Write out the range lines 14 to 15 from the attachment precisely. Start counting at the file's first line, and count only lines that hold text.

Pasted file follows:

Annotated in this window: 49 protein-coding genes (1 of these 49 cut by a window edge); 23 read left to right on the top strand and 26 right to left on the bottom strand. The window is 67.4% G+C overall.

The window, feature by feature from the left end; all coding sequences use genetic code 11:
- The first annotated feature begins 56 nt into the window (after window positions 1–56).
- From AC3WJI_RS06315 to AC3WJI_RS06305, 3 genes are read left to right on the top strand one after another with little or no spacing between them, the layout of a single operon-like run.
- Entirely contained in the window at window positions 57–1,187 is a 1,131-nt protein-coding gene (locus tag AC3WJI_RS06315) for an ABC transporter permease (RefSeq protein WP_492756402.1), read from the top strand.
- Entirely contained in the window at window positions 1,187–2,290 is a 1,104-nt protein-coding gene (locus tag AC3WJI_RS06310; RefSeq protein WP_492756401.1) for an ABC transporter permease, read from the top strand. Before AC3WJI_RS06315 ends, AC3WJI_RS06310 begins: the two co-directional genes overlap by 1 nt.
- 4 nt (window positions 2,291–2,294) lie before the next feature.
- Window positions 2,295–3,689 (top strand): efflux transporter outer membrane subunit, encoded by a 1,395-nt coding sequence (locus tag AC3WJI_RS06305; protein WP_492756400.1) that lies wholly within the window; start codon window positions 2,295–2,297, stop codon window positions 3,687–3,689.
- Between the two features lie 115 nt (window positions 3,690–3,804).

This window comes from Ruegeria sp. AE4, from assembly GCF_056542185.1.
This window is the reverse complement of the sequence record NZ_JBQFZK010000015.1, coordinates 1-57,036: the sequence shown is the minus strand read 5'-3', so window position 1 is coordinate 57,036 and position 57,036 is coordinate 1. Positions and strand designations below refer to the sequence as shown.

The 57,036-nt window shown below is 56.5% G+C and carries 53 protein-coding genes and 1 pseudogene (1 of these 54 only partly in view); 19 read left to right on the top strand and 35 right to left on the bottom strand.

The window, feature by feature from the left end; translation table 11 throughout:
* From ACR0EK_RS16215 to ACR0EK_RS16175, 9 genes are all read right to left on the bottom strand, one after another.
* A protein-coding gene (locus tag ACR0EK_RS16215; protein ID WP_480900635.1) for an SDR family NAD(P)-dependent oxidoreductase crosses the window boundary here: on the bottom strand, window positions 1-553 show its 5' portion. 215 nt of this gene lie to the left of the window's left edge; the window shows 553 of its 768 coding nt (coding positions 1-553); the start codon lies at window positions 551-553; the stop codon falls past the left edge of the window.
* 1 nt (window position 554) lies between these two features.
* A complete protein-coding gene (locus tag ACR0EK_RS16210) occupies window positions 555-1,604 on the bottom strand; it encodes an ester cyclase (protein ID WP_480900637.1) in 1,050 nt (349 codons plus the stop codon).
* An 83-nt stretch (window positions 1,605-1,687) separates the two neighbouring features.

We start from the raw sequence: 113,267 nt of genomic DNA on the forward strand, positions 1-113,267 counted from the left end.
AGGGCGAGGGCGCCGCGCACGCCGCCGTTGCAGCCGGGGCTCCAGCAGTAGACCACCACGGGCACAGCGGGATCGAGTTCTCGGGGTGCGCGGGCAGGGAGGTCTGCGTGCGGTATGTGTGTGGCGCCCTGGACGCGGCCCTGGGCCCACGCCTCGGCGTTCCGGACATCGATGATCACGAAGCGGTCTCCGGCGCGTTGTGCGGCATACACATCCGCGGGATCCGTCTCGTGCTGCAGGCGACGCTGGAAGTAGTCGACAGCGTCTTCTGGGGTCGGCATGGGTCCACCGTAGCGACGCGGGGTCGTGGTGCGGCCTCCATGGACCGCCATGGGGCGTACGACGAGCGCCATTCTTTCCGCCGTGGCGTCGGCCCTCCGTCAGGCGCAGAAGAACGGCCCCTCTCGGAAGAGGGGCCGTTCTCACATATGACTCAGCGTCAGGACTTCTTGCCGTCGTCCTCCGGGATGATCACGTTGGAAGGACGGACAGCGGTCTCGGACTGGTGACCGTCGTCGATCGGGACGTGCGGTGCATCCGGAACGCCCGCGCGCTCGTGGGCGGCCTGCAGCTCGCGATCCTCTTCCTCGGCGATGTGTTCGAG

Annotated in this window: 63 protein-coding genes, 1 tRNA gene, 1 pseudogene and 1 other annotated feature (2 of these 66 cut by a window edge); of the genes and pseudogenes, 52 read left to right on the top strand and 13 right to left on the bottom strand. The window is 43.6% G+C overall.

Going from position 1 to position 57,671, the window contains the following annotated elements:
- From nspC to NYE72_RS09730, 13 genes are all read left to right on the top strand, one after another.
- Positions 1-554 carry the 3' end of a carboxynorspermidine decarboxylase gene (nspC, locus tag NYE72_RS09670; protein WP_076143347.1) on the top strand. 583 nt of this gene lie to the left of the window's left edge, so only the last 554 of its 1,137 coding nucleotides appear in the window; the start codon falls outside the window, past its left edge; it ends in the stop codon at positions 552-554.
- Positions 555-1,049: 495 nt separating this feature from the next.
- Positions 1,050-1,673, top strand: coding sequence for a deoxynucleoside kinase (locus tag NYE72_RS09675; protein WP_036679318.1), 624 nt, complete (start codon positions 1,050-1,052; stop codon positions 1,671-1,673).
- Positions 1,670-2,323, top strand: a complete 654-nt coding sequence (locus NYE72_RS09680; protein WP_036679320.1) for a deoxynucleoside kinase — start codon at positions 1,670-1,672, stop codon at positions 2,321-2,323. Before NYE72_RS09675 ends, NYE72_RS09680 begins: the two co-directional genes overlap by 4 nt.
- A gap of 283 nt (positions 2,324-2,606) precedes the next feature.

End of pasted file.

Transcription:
* From ACR0EK_RS16215 to ACR0EK_RS16175, 9 genes are all read right to left on the bottom strand, one after another.
* A protein-coding gene (locus tag ACR0EK_RS16215; protein ID WP_480900635.1) for an SDR family NAD(P)-dependent oxidoreductase crosses the window boundary here: on the bottom strand, window positions 1-553 show its 5' portion. 215 nt of this gene lie to the left of the window's left edge; the window shows 553 of its 768 coding nt (coding positions 1-553); the start codon lies at window positions 551-553; the stop codon falls past the left edge of the window.